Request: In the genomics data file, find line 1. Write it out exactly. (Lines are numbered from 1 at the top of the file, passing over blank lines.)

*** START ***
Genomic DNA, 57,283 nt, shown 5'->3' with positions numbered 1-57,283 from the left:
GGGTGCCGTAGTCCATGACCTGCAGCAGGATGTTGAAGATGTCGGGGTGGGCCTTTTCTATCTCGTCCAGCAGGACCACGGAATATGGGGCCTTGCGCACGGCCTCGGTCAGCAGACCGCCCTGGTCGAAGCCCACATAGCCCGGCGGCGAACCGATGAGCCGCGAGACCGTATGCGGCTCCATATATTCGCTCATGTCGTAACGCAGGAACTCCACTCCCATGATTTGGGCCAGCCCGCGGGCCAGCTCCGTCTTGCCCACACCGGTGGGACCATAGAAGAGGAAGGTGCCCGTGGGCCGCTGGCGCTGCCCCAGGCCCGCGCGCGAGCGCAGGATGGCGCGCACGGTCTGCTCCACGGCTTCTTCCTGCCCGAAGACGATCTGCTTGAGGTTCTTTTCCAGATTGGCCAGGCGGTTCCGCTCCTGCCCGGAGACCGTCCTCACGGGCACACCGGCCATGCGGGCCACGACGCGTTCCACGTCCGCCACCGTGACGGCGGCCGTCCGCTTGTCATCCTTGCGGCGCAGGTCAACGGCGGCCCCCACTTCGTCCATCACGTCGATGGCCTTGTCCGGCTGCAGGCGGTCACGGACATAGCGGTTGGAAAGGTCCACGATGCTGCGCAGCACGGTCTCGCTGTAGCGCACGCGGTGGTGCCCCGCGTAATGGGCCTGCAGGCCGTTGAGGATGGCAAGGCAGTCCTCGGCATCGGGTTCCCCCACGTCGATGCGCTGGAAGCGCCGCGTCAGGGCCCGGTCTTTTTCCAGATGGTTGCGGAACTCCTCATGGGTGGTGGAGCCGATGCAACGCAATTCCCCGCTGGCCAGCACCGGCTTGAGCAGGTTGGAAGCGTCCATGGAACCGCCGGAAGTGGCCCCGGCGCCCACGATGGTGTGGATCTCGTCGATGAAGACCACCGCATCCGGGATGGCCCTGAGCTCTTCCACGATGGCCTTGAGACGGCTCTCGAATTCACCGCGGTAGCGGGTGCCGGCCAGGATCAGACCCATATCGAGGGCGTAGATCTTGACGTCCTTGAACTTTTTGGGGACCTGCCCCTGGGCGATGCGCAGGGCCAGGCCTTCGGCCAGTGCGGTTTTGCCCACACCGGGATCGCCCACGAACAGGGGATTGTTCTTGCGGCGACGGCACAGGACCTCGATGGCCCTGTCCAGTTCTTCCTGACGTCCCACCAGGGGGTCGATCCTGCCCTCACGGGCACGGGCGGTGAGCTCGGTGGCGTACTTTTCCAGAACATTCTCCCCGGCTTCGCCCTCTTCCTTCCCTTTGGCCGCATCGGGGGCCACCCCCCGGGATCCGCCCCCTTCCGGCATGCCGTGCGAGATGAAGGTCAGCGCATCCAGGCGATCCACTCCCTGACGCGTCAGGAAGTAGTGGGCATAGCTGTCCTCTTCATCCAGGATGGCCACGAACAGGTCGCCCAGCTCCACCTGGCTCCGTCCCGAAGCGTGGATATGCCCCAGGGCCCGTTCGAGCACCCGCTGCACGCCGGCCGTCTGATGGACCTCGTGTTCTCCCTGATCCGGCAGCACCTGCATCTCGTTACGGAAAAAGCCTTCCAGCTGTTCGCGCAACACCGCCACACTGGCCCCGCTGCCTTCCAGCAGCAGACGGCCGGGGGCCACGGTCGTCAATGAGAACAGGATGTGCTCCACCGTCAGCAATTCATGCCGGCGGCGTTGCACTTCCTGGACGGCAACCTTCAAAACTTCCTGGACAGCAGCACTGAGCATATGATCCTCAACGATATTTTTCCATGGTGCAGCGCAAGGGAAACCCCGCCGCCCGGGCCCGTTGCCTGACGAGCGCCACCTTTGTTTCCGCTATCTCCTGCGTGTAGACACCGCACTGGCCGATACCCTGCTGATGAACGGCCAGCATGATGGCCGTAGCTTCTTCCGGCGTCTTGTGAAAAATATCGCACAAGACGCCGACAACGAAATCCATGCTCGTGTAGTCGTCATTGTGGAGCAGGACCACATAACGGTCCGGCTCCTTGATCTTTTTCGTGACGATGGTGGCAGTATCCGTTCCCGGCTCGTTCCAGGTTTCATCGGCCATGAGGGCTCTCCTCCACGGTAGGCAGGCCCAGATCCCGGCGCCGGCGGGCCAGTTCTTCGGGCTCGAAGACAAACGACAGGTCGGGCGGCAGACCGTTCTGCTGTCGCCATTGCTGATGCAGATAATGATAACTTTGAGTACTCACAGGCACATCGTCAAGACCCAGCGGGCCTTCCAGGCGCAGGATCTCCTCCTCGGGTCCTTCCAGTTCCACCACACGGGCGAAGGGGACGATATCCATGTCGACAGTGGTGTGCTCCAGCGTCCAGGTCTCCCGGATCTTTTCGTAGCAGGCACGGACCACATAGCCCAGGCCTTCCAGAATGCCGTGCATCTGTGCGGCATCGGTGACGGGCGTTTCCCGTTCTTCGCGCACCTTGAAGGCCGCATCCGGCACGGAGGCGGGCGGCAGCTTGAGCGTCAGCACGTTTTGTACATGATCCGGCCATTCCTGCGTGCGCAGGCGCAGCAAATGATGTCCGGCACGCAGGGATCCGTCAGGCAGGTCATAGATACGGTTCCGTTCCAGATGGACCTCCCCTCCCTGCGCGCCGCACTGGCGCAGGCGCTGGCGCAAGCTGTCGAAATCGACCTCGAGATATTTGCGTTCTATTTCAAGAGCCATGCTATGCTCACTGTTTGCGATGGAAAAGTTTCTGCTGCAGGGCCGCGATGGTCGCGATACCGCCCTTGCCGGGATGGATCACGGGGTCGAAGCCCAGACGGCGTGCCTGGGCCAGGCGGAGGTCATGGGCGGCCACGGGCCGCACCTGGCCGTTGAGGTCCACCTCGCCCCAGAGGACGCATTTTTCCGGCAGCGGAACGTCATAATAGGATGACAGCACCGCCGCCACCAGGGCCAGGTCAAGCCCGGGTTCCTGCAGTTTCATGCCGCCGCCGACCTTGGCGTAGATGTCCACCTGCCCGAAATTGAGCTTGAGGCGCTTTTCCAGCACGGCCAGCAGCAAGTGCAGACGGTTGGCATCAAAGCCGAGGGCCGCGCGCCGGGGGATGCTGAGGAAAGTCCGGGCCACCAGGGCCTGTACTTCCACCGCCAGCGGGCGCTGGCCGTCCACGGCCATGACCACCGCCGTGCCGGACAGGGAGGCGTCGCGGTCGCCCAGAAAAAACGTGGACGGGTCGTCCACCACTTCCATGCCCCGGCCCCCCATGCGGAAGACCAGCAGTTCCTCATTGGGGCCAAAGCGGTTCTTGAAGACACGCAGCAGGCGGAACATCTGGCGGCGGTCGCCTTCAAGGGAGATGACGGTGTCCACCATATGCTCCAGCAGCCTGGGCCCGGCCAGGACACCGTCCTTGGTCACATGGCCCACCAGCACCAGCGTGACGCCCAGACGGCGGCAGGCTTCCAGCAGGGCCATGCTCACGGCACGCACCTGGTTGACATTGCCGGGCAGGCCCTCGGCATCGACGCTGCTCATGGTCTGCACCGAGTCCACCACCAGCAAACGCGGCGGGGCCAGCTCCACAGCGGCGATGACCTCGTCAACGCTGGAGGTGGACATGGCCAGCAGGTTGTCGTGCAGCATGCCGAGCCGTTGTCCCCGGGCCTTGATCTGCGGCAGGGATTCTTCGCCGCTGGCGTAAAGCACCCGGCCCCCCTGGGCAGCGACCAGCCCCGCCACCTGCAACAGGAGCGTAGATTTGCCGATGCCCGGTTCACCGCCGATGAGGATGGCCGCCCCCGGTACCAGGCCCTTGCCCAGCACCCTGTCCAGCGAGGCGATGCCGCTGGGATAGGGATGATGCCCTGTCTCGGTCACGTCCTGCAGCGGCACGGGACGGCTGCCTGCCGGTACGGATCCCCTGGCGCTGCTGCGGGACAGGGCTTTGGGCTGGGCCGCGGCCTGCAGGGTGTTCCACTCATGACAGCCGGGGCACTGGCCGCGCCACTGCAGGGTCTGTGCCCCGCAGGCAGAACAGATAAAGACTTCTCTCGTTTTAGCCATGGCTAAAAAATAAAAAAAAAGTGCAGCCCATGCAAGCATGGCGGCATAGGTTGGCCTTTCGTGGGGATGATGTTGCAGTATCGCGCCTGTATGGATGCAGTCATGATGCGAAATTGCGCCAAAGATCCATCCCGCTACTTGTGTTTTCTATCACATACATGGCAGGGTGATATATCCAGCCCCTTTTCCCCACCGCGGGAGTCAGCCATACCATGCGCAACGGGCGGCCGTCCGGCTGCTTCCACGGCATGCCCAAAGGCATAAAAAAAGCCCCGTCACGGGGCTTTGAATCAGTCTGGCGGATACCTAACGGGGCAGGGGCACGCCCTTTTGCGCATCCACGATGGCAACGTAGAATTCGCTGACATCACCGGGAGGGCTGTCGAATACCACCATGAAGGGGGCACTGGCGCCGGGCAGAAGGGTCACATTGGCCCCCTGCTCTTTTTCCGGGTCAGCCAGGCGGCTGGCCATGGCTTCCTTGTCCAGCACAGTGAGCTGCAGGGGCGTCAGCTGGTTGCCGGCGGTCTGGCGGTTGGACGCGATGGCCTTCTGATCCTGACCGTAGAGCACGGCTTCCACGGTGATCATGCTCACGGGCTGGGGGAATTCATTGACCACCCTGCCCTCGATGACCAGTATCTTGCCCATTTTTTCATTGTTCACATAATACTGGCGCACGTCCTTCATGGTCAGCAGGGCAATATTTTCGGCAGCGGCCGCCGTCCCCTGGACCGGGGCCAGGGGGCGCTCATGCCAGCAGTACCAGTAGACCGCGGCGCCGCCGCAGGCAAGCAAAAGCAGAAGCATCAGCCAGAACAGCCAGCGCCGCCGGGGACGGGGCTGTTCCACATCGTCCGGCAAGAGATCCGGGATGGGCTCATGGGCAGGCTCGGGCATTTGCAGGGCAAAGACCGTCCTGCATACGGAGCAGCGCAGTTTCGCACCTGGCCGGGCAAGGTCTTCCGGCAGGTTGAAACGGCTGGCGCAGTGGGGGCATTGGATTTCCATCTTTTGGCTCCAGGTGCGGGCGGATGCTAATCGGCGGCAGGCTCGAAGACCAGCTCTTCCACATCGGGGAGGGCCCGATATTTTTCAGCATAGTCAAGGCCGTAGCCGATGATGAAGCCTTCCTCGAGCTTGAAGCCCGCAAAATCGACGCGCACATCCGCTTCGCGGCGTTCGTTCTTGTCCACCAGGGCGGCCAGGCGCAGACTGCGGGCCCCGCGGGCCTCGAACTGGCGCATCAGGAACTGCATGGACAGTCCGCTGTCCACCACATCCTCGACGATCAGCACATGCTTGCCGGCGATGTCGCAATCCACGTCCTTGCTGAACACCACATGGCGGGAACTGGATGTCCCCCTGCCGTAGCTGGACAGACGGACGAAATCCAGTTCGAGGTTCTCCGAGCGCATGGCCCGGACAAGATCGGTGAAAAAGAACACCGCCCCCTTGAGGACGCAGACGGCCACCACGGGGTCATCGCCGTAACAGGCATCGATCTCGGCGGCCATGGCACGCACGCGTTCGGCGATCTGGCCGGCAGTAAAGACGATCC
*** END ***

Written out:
Genomic DNA, 57,283 nt, shown 5'->3' with positions numbered 1-57,283 from the left: